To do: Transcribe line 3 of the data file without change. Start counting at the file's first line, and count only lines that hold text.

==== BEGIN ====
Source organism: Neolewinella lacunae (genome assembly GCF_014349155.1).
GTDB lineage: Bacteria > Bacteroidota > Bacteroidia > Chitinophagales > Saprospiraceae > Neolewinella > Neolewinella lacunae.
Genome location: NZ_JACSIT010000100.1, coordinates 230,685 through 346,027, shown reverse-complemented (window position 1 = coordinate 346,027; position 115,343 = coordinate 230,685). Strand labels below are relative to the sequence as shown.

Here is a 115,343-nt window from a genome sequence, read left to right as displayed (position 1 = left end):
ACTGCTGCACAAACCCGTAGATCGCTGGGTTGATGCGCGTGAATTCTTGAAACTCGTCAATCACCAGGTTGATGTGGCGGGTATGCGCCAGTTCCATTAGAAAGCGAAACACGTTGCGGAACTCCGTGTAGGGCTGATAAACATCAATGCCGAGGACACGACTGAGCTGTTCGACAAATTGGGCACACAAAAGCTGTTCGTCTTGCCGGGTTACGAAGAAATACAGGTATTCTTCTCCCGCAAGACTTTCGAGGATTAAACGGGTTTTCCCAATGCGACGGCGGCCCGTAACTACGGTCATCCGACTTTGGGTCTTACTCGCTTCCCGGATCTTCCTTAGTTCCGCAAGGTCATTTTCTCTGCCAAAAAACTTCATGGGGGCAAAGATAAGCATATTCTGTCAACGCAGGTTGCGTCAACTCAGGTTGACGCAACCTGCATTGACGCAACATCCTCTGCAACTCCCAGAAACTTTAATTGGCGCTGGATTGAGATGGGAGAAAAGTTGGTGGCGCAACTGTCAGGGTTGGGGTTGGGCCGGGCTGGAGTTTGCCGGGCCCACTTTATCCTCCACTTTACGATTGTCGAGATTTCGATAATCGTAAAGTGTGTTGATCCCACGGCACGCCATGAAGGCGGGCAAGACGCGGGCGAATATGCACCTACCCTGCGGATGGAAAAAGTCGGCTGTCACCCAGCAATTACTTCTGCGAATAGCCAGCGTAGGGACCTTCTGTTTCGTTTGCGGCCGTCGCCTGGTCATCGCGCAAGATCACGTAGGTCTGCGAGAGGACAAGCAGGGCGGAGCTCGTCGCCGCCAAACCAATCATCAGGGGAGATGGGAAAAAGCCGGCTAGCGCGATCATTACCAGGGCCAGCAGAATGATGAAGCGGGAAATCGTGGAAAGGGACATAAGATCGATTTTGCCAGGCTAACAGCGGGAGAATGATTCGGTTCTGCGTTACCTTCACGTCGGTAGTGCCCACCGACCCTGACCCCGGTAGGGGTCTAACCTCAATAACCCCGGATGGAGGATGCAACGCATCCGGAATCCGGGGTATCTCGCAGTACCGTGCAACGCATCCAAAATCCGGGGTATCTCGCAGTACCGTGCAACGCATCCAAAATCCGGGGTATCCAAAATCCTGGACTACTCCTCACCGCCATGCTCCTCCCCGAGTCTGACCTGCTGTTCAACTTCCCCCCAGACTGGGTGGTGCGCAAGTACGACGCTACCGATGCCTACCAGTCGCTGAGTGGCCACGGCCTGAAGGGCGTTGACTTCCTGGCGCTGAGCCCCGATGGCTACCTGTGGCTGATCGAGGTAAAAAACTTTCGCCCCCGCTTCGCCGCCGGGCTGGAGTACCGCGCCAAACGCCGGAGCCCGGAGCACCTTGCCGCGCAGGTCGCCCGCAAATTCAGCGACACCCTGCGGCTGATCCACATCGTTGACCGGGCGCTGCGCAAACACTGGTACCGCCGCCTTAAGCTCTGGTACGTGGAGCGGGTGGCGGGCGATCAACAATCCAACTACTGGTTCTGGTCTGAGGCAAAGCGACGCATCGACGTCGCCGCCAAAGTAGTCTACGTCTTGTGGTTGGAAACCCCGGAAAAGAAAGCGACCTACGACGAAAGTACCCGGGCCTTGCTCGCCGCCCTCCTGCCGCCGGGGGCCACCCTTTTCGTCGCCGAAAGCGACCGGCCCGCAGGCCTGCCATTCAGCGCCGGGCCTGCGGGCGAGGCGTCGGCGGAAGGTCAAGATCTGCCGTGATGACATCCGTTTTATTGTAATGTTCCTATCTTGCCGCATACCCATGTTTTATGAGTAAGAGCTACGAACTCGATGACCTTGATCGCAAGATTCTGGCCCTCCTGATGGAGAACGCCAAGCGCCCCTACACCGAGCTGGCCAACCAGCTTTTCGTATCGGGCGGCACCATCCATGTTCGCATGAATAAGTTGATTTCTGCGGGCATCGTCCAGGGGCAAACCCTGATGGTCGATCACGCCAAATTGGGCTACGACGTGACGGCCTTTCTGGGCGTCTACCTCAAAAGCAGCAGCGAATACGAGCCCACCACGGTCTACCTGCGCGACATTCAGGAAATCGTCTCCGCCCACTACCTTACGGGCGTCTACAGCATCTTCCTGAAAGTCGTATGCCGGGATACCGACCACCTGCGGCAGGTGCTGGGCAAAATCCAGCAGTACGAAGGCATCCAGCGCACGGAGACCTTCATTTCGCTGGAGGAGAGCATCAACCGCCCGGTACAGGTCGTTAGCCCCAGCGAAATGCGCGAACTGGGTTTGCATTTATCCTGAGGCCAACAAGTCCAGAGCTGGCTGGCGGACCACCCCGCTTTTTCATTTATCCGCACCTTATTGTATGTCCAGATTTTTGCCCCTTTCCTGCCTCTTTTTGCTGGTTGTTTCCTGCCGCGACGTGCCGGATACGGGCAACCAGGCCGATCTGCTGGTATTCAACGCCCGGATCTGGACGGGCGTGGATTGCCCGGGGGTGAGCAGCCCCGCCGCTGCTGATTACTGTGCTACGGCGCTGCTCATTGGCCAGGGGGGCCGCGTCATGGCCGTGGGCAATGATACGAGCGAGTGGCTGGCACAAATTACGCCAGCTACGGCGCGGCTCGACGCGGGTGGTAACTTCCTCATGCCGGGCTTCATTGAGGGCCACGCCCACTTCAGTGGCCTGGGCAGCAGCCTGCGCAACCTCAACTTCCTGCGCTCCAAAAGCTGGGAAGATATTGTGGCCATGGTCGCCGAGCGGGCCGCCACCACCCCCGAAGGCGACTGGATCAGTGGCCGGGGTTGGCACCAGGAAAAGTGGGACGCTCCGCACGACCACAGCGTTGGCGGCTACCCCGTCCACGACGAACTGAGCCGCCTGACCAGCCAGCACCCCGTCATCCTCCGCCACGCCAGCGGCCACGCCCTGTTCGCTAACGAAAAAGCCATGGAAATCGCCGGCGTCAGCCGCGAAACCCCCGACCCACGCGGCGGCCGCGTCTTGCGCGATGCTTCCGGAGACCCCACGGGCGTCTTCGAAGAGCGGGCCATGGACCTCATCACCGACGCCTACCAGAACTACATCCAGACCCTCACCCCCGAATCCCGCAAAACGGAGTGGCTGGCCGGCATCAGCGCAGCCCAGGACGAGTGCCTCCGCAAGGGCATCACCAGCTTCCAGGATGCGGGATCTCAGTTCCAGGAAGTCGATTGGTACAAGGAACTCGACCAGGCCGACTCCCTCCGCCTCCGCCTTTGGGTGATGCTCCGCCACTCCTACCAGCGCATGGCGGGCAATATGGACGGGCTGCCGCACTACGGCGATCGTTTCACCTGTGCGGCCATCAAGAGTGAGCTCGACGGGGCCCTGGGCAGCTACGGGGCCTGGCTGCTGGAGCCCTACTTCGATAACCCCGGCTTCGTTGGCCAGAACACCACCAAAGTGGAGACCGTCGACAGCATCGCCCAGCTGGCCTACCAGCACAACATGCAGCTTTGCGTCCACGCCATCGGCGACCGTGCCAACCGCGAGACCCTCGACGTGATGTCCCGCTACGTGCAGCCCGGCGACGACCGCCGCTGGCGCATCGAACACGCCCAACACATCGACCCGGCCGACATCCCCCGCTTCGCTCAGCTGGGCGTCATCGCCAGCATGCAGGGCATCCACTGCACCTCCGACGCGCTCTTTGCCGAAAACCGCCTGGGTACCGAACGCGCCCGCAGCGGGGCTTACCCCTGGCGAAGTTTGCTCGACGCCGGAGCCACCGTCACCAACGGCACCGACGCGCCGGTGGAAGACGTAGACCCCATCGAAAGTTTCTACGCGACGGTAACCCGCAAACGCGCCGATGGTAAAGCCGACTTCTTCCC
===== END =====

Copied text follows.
Genome location: NZ_JACSIT010000100.1, coordinates 230,685 through 346,027, shown reverse-complemented (window position 1 = coordinate 346,027; position 115,343 = coordinate 230,685). Strand labels below are relative to the sequence as shown.